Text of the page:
Ok, I’m off to work on the Revolutionary soldier, and yes it’s cutting it so close since the Halloween festivities in town begin on the 27th. Oh well. Hopefully, I’ll be better prepared next year. Hopefully.
This is my second time grading a pattern and although I hit some frustrating moments including trying to fix the wonky curves, the categorizing/naming part of the pattern turned out to be trickier. Lounge pants? Pajamas pants? But they’ve been worn outdoors too. Yes, I usually make these pants out of cute flannel prints for around the house but I’ve also made them out of cotton, cotton jersey, denim, linen blend, fleece and also sweater fleece. So, finally I just went with something simple and less ambiguous…The Kids Pants Pattern. Ok, so the name is not so snazzy but these pants can be as fancy as you can get it to be! Like cropping the legs and adding some fun ruffles to the hem. Or sewing some patch pockets on top which is faster and easier than seam pockets in my opinion. Oh, a lady recently asked if these pants were from the bloomers I had made a while back, *right here*. Actually, the bloomers (or shorts) were made from this pattern. If I’m making shorts for my daughter, I’ll just lop off the pattern’s legs and leave a 1.5” inseam and about 7” for my son. Just play around with the length of the inseam to make different types of shorts.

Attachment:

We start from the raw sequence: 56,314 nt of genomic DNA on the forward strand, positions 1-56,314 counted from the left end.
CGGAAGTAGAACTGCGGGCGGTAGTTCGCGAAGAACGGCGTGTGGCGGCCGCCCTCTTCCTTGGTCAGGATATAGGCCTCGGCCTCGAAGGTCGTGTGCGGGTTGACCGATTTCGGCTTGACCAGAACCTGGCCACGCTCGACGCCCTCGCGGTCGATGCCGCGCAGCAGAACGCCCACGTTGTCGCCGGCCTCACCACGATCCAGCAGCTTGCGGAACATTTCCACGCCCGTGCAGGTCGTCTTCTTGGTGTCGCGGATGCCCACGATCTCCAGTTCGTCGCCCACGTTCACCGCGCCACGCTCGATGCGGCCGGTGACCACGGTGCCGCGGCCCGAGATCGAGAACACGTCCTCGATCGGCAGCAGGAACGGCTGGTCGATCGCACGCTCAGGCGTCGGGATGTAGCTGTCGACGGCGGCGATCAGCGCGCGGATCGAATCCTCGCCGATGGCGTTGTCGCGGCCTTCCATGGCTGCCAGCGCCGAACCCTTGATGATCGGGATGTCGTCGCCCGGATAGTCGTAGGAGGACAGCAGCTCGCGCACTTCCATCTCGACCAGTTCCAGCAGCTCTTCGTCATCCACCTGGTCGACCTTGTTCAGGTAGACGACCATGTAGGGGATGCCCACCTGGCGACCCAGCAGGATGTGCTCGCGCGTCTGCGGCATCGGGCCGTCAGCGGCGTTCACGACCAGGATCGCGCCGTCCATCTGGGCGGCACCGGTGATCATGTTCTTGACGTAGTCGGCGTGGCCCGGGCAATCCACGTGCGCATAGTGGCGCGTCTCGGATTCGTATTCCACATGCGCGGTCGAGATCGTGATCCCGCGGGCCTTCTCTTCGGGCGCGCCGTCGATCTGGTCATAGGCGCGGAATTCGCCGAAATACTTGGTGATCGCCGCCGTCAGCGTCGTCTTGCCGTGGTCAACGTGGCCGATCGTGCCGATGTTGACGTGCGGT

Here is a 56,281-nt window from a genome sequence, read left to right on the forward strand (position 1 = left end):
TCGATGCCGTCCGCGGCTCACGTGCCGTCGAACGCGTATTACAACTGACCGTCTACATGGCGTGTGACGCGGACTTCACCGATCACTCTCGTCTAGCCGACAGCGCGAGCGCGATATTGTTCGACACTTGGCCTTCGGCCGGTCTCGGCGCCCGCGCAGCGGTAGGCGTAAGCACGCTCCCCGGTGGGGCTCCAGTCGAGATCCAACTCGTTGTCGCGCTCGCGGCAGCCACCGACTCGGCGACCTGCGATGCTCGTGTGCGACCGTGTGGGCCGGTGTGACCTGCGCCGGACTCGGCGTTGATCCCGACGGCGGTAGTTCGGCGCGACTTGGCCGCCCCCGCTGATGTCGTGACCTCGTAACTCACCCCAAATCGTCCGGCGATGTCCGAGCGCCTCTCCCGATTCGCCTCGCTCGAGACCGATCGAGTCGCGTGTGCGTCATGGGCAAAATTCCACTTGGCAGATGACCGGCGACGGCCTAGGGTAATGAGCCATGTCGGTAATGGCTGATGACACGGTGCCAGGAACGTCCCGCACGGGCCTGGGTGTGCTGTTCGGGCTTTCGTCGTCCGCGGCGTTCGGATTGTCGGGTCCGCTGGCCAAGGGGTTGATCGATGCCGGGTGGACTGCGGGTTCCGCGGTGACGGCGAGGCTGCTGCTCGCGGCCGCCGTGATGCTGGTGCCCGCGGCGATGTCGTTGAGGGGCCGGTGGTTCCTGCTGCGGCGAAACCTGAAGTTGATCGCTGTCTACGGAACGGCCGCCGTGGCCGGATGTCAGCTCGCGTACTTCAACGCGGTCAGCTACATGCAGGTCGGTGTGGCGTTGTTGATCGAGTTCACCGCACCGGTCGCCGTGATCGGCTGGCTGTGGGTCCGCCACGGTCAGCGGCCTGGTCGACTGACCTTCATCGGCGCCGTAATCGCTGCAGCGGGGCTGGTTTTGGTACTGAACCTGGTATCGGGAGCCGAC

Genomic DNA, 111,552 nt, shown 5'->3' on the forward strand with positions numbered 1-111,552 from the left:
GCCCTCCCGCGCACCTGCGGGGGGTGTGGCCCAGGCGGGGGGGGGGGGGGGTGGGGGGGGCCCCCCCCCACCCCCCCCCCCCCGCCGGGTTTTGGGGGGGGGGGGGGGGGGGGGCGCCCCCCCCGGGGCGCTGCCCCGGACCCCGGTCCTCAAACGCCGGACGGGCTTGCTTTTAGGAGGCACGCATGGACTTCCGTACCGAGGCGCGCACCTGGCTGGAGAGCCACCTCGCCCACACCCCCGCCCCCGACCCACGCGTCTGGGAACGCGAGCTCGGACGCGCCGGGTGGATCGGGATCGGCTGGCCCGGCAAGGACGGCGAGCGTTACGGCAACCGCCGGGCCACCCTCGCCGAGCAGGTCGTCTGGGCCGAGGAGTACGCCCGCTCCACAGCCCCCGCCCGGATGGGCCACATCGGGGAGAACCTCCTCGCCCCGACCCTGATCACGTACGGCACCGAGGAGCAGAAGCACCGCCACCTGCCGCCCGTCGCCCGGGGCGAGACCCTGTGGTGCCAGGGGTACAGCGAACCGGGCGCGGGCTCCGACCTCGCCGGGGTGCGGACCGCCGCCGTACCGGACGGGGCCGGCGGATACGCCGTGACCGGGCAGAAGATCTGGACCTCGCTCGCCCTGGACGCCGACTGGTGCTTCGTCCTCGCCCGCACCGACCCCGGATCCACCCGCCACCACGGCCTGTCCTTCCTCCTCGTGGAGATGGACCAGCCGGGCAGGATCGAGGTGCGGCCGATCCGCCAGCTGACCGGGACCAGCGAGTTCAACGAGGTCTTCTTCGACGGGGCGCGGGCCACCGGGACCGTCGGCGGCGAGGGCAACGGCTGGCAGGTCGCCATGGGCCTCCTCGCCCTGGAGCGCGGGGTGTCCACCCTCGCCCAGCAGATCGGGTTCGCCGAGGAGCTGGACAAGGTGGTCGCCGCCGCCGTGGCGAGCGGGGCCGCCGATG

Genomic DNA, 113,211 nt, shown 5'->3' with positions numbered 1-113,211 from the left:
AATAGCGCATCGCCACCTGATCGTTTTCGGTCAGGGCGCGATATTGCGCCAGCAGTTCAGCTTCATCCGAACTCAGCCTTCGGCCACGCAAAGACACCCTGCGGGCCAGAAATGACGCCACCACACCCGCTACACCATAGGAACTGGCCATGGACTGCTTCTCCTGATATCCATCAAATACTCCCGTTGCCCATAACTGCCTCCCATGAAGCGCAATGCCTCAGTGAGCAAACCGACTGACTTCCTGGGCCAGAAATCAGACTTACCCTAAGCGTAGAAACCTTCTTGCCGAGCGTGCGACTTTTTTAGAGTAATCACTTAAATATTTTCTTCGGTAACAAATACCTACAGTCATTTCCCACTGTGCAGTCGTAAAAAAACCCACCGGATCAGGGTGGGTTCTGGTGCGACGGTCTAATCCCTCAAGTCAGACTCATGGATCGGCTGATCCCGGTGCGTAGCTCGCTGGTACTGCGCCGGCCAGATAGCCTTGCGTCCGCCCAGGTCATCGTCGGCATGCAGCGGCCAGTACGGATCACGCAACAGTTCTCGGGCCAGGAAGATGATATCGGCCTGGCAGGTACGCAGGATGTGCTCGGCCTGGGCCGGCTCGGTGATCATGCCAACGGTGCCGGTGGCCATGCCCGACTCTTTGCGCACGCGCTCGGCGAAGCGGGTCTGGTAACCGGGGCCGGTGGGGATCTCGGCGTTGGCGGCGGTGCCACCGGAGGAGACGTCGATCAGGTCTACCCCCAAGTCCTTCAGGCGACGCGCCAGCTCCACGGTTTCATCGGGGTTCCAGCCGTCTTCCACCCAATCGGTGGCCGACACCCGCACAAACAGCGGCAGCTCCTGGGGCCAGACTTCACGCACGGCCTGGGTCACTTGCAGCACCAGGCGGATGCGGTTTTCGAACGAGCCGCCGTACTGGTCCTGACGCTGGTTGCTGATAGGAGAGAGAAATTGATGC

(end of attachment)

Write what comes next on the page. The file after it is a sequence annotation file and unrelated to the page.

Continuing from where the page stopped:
For now, let’s make these simple and less ambiguously-named pants.
I’m so excited to be releasing my new pattern today! This one is a bit more special to me because it’s my first time grading a pattern. I decided to use a simple yet versatile tank top pattern that I had made earlier this summer and I graded it in 4 toddler sizes ranging from 2T to 5T. It’s a simple little pattern so it’s great for a quick nap time project or if you’re a beginner in sewing with knit fabrics then this will be a fantastic practice. I’ve always believed that sometimes you just need one good basic pattern and from that you can explore many different creations. A few designs that I’ve made based from this tank top are a flared top, flared dress, shift dress, dress with a gathered skirt and also a circle skirt, and a drop waist skirt. Really, the design possibilities are endless!
I will show you later how to manipulate the pattern to create different designs but for now let’s start making the basic tank top…
This is what I’ve been working on lately and I’m so excited to give you a preview! Normally I would just make a pattern in the size that I need but after getting asked if there were other sizes available I decided to have a go at pattern grading and to my surprise I had so much fun doing it. It was my first time grading so I started off slowly with a simple yet versatile pattern in 4 toddler sizes.
I added the finished garment sizes so that you can go up or down a size depending on how loose or snug you would want it. Madeline is 2 but I ended up using the size 4T because she doesn’t like clothes that are snug.